@DaveLiepmann, that makes sense. –  J. Winchester Feb 12 '12 at 6:59

A bigger muscle does not necessarily mean a stronger muscle.

There are two concepts centered around hypertropy. Training for hypertrophy(sarcoplasmic), and the hypertrophy that naturally happens when you lift. Sarcoplasmic and Myofibrillar hypertrophy are not mutually exclusive. When you train for power you will have a little Sacroplasmic and when you train for hypertrophy you will have some Myofibrillar.

If you are training for power (olympic lifting, explosive events) there is no reason to train for hypertrophy(Sarcoplasmic). As evidence you can look at the neuromuscular adaptations of the olympic powerlifters compared to bodybuilders. Even the heavyweight class of Olympic powerlifters(snatch, power clean) has compact muscle.

Now Strength and Power are two different concepts in themselves. You need a base of strength (squat, deadlift) to be able to train Power (snatch, power clean) but once you have that base there is little reason to train for strength (note that this means lifts like a slow squat as opposed to an explosive squat) as it will negatively affect the plyometric neuro responses that are so heavily trained.

You don't need to train for hypertrophy unless you want to have bigger muscles(not necessarily stronger)

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Myofibrillar and Sarcoplasmic hypertrophy do not lend themselves to being a black and white "it's either one or the other" result. Depending on your initial muscle mass levels, you may put on mass which will be sustained simply because it's muscle you should have had to begin with. In that case, putting on mass would not mean it's sarcoplasmic. Nor does it have to be 100% Myofibril density increase. It can be a combo which favors one or the other.

As far as the benefit of mass goes, let me first correct the previous poster on his nomenclature;

There is no such thing as an 'Olympic Powerlifter'. It's either Olympic Weightlifter OR Powerlifter. Powerlifting is not an olympic event, nor are the two disciplines the same in the execution of their respective lifts. A powerlifter squats, bench presses, and deadlifts, competing in one of many federations at state, regional, national, or world level. An olympic weightlifter snatches (not a power snatch - a full snatch) and clean and jerks (not a power clean - a full clean and jerk), competing under ONE ruling body (the International Weightlifting Federation) and ultimately the goal is to compete in the olympics (if your lifting weights to be a weightlifter and not a just a fitness enthusiast). Strongman Competition I'm not as clear on in terms of ruling bodies. They were under 'Worlds Strongest Man" but that may have changed, and there may be more than one now. Anyway, strongmen compete in a whole variety of odd object lifting, truck pulling, and grip / carrying feats.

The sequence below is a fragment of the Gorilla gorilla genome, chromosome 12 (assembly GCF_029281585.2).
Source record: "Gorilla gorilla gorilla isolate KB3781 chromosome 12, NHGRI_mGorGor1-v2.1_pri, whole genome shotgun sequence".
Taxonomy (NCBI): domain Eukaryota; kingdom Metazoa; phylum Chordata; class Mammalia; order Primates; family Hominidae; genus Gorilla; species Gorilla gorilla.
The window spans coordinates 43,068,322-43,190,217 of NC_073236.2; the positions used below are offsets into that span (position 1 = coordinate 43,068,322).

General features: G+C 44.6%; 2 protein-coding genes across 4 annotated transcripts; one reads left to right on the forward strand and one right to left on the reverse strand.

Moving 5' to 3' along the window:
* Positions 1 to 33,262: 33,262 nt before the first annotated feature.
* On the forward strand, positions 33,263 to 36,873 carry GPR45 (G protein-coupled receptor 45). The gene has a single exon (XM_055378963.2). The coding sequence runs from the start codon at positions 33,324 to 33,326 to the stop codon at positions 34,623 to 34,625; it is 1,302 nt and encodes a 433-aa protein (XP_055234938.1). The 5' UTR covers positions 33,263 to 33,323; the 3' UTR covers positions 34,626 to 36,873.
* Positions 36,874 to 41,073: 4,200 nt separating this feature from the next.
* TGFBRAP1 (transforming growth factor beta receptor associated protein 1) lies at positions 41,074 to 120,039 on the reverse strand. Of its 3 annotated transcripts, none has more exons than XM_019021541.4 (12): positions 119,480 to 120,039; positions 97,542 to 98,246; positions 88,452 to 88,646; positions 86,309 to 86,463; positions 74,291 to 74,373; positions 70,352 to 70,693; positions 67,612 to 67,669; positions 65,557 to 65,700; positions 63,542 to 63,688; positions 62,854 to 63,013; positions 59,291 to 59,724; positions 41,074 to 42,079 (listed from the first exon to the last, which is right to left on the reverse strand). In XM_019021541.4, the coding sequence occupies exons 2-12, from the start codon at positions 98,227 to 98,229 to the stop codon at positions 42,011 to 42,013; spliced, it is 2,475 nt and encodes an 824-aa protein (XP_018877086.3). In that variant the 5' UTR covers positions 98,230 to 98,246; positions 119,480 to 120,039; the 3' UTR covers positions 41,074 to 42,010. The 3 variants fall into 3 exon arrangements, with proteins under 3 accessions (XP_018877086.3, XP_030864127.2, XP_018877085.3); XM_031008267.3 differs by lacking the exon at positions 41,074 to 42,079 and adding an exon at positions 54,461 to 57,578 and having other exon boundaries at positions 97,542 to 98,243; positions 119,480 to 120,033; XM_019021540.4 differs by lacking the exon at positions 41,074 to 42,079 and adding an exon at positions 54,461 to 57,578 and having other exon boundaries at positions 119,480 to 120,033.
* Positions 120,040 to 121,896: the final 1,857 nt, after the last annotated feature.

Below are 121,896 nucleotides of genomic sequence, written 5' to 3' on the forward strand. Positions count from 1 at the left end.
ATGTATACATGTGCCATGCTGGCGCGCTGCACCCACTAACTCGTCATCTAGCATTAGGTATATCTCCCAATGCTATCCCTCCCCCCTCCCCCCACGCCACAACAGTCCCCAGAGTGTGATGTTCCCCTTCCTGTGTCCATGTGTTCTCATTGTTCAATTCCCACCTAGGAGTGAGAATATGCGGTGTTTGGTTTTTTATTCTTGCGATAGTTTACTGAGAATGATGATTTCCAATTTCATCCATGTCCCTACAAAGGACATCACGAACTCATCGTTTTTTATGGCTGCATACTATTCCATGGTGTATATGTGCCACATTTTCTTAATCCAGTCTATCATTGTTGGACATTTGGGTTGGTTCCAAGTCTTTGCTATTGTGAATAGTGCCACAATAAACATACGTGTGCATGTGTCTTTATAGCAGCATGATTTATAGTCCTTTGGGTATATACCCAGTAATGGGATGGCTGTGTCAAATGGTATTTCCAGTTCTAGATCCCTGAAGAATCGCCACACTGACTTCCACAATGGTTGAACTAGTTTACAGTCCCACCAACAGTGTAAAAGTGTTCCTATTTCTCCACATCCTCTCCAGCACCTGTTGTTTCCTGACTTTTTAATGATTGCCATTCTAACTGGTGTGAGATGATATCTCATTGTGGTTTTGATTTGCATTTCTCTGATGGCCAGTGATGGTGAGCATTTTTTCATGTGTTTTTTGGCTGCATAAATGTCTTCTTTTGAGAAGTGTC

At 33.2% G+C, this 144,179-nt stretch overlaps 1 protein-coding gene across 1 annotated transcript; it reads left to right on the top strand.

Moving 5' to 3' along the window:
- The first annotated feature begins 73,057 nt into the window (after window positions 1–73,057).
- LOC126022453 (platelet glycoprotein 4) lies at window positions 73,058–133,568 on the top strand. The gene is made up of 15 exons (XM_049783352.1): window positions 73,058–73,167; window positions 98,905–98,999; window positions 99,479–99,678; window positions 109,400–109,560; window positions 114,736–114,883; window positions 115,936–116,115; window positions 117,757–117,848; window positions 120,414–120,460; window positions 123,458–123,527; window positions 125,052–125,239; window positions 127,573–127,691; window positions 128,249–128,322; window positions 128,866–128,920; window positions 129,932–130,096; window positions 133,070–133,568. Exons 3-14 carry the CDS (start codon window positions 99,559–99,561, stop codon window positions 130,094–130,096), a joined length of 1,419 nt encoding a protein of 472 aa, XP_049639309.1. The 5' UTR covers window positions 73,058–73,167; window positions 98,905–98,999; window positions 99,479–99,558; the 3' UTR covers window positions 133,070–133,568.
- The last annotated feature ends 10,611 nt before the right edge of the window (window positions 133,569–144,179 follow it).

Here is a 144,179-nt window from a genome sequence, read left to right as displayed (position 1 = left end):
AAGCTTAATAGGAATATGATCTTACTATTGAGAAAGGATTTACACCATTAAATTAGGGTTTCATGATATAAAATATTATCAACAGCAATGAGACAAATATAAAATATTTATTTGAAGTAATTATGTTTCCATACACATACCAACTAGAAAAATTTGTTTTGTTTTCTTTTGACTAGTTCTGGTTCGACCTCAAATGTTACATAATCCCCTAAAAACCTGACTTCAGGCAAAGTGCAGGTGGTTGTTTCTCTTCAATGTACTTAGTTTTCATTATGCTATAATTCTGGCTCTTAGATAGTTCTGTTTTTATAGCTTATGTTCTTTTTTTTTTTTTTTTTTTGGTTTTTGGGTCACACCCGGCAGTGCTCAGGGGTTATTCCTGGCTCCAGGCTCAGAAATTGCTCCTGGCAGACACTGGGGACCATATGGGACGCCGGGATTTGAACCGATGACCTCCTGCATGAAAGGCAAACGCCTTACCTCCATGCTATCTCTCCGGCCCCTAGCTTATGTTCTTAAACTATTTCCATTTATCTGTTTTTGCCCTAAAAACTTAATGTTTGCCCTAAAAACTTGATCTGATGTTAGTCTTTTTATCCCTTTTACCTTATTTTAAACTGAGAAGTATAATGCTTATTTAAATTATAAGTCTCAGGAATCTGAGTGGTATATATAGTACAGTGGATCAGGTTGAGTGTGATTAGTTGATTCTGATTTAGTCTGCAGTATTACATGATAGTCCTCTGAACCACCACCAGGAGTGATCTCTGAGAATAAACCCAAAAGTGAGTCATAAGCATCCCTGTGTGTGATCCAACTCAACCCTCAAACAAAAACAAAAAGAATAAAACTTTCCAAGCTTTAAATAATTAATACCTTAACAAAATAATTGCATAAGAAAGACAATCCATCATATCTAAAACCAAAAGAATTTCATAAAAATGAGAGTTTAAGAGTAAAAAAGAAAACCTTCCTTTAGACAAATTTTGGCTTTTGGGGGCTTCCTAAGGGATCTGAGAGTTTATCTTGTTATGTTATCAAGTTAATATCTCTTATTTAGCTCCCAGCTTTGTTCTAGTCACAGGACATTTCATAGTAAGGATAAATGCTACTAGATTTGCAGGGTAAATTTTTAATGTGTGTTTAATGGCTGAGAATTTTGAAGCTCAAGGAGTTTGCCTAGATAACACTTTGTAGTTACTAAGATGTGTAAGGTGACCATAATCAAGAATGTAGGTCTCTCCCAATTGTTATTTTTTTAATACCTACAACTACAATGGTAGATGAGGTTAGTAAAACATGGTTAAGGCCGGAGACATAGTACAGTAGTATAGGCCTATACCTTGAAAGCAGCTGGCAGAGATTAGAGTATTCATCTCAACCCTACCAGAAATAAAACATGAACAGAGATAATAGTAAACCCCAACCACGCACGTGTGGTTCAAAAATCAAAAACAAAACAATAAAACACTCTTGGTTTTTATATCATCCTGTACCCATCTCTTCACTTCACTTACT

Enough on that.

I am a competitive powerlifter in the American Powerlifting Federation in the 242 lb weight class. My opinion is that training for hypertrophy is NOT critical when you are trying to improve your power lifts. It would stand to reason that this is true of olympic weightlifting also. The main reason why is that these are weight class sports. Thus, the stronger you are, while being as light as you can be will be to your benefit. Let me use an example;

The weight class below me is 220 lbs. I lift in the 242 lb class because I actually weigh 233 lbs. So let's say another lifter weighs 239 lbs. Both of us compete at 242 and we achieve the same three lift total of 1,500 lbs. I will win because I am actually lighter even though we are both in the 242 class. Excess fat is obviously the worst. But excessive hypertrophy can be bad too.

There are tons of examples of people who are super strong in powerlifting and very light relative to what they lift.

Bob Peoples deadlifted 725 at 180 lbs of bodyweight.

Lamar Gant deadlifted 688 at 132 lbs of bodyweight, squatted 595 and benched 352.

Dr. Fred Hatfield has a whole list of his accomplishments at various body weights here: http://samson-power.com/ASL/hatfield.html

Rock Lewis benched 600 lbs raw in July 2007 at 241 lbs of bodyweight.

Brian Cass has all three of his lifts over 700 lbs at a bodyweight in the 220's.

It goes on and on... John Inzer, Eric Cressey, ...

Getting bigger DOES NOT necessarily mean getting stronger. And training for hypertrophy specifically is a waste of time in my opinion.

Just be careful when you research this because their are guys 275 lbs and over who squat and deadlift in the 900 lbs and some over 1000, as well as some ultra heavy bench presses. You have to pay attention to whether they are using gear or not - by that I mean squat suits and deadlift suits and bench shirts. The geared (or equipped) bench is over a grand already. The raw world record is 715 lbs. So make sure you know what you're reading before you make conclusions. All the lifts above, with the exception of some of Hatfields lifts, are all raw.